OPEC+ has agreed to raise output by 648k bpd from next month, noting that this action was the result of the recent reopening from lockdowns, in major global economic centres including cities in China, and that global refinery intake is expected to increase after seasonal maintenance.Oil climbed above the US$ 120 level on Monday and was trading at over US$ 115 by the end of the month, driven by the latest EU continued efforts to ban Russian energy supplies – to the extent that it will only be buying 10% of its supplies from that country come 31 December – and the prospect that there could be a Chinese economic uplift as Beijing eases pandemic-related restrictions. Furthermore, US inventories continue to head lower as demand grows faster than production.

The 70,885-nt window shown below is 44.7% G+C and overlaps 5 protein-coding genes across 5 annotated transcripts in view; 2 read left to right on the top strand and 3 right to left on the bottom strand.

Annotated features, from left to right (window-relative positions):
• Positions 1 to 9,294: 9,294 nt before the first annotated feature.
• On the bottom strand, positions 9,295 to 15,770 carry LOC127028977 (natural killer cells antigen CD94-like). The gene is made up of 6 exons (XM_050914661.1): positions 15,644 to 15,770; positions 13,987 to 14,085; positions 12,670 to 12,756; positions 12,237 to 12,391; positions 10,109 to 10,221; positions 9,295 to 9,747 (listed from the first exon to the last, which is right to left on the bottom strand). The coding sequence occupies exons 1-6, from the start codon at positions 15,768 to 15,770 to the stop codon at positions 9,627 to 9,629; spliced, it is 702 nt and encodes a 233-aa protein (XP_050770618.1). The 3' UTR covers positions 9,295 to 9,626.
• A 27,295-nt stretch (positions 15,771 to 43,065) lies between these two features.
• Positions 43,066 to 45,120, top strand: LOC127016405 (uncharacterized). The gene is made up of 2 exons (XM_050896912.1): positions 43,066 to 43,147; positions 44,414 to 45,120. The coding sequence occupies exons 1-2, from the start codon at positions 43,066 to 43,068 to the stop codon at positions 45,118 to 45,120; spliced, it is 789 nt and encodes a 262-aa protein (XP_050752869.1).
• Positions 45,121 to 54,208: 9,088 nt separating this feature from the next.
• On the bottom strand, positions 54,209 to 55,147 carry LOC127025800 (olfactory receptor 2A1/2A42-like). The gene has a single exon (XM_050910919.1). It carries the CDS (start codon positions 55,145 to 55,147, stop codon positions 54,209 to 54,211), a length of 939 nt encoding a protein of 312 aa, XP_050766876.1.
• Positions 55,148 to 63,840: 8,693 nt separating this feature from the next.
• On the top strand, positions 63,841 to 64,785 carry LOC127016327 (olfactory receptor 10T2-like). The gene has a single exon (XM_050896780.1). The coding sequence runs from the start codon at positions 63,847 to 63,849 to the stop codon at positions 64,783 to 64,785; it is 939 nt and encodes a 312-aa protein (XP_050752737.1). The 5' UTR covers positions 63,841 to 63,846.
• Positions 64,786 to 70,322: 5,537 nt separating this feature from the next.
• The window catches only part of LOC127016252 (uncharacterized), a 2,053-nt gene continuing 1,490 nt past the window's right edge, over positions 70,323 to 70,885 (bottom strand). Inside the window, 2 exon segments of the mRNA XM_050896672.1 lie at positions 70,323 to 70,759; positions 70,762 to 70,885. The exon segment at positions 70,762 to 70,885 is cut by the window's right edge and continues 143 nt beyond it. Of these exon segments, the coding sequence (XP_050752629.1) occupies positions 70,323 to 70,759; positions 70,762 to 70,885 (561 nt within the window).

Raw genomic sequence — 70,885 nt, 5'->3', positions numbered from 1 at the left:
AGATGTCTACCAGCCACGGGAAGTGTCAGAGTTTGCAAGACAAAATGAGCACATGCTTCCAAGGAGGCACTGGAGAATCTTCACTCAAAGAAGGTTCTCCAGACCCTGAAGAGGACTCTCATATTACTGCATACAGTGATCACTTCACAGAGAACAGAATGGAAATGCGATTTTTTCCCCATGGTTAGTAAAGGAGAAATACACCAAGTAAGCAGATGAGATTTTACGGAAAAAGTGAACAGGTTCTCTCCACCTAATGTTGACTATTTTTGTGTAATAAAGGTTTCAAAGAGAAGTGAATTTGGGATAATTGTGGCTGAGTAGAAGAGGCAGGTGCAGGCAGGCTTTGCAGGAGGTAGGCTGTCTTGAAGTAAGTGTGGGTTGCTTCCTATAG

After waiting over a month to unload its cargo, of 90k tonnes of Siberian light crude because it could not afford the US$ 75 million to pay for it, the state-run Ceylon Petroleum Corporation refinery has restarted operations after the shipment was acquired on credit from intermediary Coral Energy. It is reported that energy minister Kanchana Wijesekera had made an official request to the Russian ambassador for direct supplies of crude, coal, diesel and petrol despite US-led sanctions on Russian banks. Despite there being no interest in Sri Lanka’s oil tenders, as the refinery was already in arrears of US$ 735 million to suppliers, the country will call for fresh supply tenders in two weeks before this stock of Siberian light runs out. The country is in an economic meltdown, with the population facing continued shortages of fuel and other vital goods, record inflation and lengthy daily power outages. It can only be a matter of time before President Gotabaya Rajapaksa belatedly leaves office.